It is so wonderful to come across one of those rare individuals who love their work and never look at it other than as a form of pleasure and play. Meet Kenny Shopshin, the cook and owner of a beloved Greenwich Village restaurant he runs with his wife Eve and five kids. Over 32 years, he has built up a loyal group of customers who revel in the variety of choices from over 900 items on the menu. Breakfast is his specialty — he offers more than 200 different kinds of pancakes! Shopkin doesn’t like to repeat himself so people who eat in his establishment need to be aware that no two people should order the same food. There are other rules as well: no party of five will ever be seated, and cell phones are forbidden.

Shopsin is a madcap raconteur with stories and wacky commentaries about the Sixties, insights on Freudian psychology, and the challenge of killing high-flying flies. He faces a major challenge when he loses his lease and is forced to consider moving to a new place. He doesn't want to leave the cramped space which is filled with fond memorabilia, tons of memories, and his homemade solutions for dripping faucets and uncooperative refrigerators. Although his long-suffering wife and children are used to his temper tantrums and rants, these behaviors sometimes rub other people the wrong way. No matter. Shopsin's philosophy is that the customers aren't always right, and they must prove themselves to him before they can become regulars at his tables. Their reward: comfort food creatively offered to those seeking a shelter from the storm of pressure known as Manhattan.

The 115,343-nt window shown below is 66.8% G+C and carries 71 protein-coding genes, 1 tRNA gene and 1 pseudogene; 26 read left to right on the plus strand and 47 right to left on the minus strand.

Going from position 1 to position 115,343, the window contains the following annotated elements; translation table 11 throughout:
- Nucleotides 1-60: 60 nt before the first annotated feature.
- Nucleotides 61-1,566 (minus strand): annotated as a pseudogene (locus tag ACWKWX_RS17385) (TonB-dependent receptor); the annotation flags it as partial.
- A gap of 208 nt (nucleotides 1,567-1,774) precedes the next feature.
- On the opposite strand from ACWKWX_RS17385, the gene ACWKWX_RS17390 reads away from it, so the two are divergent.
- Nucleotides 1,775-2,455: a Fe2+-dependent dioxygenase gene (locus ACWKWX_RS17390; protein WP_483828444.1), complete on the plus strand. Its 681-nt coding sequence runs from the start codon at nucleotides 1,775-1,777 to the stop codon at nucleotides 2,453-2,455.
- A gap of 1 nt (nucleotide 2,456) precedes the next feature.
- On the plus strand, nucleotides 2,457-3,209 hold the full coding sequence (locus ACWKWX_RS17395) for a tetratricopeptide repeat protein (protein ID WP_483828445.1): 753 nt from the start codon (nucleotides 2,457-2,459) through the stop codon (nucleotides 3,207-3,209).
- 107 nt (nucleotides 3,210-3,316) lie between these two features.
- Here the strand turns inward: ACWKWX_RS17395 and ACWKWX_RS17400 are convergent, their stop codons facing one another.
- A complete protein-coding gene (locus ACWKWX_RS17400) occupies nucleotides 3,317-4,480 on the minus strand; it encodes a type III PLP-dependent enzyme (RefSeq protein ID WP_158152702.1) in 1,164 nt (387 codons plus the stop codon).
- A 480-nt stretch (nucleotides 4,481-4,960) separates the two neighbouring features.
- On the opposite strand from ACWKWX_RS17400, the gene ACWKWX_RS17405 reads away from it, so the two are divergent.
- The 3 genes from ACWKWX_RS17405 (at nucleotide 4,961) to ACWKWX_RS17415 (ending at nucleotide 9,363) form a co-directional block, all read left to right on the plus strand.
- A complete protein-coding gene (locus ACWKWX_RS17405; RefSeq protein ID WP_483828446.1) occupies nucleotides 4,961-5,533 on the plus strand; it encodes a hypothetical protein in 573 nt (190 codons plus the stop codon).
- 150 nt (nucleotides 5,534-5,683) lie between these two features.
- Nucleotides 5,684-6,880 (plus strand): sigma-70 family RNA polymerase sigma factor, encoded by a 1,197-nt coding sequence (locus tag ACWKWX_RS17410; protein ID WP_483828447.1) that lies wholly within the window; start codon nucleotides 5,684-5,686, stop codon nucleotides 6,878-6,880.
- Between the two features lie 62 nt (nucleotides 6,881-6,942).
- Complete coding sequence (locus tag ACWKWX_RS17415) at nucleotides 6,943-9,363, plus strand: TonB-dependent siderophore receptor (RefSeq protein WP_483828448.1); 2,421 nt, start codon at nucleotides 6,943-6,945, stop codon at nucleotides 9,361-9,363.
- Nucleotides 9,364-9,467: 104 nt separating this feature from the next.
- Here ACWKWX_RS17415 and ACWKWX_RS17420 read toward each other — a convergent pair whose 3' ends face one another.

Director Matt Mahurin is a regular at Shopsin's, and he has given us an entertaining portrait of an idiosyncratic man who reigns in his kitchen as a consummate performance artist. It is very appealing to see a man who has ball doing what he does. Our hats go off to Mahurin for paying tribute to this hard worker with a flare for making people happy.